In this fiercely competitive world, most people are more concerned about acquiring great wealth and power, which has surprisingly also given rise to a high rate of job dissatisfaction. An article on the Huffington Post reveals that 55% of young workers are ready to sacrifice salary hikes for a job that is personally fulfilling. People who chose a career path influenced by money, have more often than not, found themselves in a state of complete disarray and frustration when they realised that the job [or the company] expectations differ from what they expected it to be, and what their skills essentially were. Career Planning does help in such a case, but what is life without a little spontaneity?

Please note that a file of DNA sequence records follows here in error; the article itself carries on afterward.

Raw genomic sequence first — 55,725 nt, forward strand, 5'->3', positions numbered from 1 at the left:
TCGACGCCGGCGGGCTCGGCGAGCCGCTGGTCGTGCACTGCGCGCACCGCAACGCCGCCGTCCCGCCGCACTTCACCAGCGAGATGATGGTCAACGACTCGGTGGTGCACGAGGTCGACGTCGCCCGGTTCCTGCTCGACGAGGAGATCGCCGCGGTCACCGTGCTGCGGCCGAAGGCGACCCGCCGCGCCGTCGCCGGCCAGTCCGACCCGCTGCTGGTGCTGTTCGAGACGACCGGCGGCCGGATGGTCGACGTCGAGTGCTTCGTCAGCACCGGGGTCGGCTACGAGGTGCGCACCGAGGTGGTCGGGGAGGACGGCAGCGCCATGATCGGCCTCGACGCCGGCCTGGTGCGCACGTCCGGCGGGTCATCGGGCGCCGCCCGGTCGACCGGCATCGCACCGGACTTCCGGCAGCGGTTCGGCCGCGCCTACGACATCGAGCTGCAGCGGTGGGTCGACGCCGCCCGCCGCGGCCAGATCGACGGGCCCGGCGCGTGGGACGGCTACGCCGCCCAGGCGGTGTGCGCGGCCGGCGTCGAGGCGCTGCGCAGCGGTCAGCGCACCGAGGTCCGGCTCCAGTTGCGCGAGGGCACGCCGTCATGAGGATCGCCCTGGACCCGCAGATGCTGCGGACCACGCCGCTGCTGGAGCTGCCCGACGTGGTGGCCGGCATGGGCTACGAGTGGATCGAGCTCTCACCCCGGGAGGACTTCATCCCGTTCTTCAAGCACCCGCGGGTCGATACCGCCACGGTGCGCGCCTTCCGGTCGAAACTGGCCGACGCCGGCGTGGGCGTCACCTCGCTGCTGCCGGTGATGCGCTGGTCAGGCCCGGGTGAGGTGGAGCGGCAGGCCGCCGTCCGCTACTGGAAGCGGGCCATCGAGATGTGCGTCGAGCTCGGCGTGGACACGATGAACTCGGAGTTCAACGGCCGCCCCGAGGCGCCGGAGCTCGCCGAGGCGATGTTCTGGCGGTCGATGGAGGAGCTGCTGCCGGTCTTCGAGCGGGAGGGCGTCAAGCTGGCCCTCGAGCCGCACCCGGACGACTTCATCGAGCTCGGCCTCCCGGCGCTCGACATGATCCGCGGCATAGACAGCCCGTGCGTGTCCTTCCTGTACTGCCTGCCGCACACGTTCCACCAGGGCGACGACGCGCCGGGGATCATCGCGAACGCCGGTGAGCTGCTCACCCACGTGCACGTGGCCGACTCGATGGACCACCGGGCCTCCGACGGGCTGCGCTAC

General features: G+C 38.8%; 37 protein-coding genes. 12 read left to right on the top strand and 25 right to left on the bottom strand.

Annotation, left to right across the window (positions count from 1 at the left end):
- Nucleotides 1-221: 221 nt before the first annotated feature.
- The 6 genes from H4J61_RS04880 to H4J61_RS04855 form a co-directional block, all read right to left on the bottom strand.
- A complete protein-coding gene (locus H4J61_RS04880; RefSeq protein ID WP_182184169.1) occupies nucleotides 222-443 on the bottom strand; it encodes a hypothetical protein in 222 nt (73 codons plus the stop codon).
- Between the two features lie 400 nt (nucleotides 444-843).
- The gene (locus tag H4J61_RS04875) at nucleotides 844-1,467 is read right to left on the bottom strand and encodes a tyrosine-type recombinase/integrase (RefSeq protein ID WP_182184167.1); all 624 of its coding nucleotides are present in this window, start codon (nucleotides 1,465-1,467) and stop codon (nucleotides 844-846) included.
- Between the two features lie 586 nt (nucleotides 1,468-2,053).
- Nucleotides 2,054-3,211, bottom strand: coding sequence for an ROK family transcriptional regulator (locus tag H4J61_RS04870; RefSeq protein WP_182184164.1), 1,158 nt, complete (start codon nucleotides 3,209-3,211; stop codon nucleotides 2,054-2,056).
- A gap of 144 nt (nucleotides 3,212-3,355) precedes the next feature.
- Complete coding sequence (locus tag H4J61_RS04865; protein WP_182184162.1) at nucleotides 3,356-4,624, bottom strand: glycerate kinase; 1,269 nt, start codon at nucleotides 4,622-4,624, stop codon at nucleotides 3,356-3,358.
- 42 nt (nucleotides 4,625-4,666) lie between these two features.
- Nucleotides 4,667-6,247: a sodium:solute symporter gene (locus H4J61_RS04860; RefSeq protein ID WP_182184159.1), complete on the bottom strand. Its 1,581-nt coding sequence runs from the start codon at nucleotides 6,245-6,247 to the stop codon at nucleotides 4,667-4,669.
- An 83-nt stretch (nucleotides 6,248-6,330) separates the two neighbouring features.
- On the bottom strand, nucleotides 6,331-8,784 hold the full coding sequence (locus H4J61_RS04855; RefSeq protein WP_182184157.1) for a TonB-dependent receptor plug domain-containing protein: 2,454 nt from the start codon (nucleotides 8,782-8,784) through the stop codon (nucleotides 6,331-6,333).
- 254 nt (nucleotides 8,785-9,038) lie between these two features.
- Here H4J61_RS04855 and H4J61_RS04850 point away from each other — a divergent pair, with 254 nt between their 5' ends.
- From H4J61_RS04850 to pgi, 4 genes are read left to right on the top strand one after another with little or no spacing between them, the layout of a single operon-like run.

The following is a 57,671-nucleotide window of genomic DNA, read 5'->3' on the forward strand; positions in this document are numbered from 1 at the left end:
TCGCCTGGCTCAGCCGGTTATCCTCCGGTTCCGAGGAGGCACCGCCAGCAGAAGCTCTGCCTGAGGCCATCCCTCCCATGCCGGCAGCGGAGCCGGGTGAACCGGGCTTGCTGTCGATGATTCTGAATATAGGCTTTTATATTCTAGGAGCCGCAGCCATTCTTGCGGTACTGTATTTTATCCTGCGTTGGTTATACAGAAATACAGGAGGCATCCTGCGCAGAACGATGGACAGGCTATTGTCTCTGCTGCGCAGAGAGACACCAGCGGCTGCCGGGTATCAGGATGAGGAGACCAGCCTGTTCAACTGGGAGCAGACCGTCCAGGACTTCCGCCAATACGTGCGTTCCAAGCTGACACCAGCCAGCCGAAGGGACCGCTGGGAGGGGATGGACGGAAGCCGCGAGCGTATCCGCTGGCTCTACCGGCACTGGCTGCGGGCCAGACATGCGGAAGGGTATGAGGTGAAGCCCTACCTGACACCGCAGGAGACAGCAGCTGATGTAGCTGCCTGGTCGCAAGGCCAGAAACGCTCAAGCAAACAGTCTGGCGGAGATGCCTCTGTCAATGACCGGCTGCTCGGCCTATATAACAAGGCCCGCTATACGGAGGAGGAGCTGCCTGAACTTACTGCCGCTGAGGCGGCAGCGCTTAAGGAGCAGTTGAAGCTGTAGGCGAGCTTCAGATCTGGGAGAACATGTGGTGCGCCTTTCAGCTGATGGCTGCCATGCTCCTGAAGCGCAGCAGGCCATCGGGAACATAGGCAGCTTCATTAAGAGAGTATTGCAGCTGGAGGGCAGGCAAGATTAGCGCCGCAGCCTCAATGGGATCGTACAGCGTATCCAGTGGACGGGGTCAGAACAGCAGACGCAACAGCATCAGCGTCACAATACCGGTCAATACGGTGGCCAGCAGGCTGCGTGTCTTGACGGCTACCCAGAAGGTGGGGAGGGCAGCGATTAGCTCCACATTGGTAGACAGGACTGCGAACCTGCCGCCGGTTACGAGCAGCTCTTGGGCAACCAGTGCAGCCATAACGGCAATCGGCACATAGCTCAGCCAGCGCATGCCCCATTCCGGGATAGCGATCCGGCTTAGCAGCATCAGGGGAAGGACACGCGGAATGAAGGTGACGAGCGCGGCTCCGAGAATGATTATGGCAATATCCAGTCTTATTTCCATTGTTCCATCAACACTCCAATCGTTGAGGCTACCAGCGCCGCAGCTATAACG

Career Planning - a phrase that leaves both freshmen as well as professionals pondering over the implications that ensue. Every day, a large number of people either decide their career path or choose to change it, most of it done in an impulse or through a surge of adrenaline. As an individual, it is important to determine which career is right for you, and also to discover a common ground between your career choices and your skills and personal interests, without hampering your professional or personal growth. This is where planning your career comes to play.
Keeping aside all hefty verbiage, career planning simply refers to planning out your professional goals and paths in a systematic manner, in alignment with your personal attributes and aspirations. It is an essential part of your professional life – be it commencement of your job or a shift in it. At some point, we all require planning out our lives – because let’s face it, a life without a plan is a life spent without purpose.